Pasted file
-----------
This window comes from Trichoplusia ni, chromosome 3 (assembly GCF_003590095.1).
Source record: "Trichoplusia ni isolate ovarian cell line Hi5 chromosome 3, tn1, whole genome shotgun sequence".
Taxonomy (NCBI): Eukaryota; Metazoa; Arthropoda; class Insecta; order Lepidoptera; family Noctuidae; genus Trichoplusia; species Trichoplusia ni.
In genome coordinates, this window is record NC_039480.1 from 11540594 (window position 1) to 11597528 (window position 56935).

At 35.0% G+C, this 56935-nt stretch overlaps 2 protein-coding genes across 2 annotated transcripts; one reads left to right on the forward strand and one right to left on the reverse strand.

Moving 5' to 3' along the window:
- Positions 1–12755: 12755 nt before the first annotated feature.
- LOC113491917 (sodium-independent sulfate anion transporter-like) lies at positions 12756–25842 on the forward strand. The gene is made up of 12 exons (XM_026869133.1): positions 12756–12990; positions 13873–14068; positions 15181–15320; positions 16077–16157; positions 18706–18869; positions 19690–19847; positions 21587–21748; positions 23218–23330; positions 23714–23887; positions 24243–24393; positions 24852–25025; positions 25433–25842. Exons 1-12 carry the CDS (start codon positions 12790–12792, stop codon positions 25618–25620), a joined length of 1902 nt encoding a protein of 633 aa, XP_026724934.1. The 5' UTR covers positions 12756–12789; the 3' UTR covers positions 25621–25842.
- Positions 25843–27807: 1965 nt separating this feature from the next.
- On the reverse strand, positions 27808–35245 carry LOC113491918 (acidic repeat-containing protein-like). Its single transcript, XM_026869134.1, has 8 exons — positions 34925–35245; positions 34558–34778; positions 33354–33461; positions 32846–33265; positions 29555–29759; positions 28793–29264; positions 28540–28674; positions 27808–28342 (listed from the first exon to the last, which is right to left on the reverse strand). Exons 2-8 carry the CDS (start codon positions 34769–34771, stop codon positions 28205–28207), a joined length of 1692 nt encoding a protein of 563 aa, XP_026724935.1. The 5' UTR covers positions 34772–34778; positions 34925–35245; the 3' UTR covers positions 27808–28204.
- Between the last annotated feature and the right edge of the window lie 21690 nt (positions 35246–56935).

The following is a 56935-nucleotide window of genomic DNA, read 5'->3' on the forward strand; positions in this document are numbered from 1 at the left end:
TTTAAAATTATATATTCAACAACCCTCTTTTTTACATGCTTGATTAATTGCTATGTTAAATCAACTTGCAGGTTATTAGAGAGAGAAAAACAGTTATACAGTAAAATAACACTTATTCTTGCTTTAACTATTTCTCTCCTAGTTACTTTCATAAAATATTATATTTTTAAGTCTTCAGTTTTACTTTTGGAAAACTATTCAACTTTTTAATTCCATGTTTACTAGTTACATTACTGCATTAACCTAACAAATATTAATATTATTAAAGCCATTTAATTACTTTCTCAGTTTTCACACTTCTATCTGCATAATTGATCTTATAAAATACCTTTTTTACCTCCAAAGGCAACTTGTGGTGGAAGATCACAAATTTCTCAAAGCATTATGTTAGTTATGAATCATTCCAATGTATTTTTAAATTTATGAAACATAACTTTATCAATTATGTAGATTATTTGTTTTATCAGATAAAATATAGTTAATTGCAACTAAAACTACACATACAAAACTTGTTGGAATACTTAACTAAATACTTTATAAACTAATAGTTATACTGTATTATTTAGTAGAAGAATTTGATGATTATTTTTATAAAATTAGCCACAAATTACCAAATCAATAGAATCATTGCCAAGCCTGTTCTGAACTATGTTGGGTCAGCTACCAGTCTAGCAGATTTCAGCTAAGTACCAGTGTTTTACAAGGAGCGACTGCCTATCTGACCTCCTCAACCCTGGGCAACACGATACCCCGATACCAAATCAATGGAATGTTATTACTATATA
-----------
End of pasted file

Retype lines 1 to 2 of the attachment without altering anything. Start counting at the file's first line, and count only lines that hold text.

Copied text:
This window comes from Trichoplusia ni, chromosome 3 (assembly GCF_003590095.1).
Source record: "Trichoplusia ni isolate ovarian cell line Hi5 chromosome 3, tn1, whole genome shotgun sequence".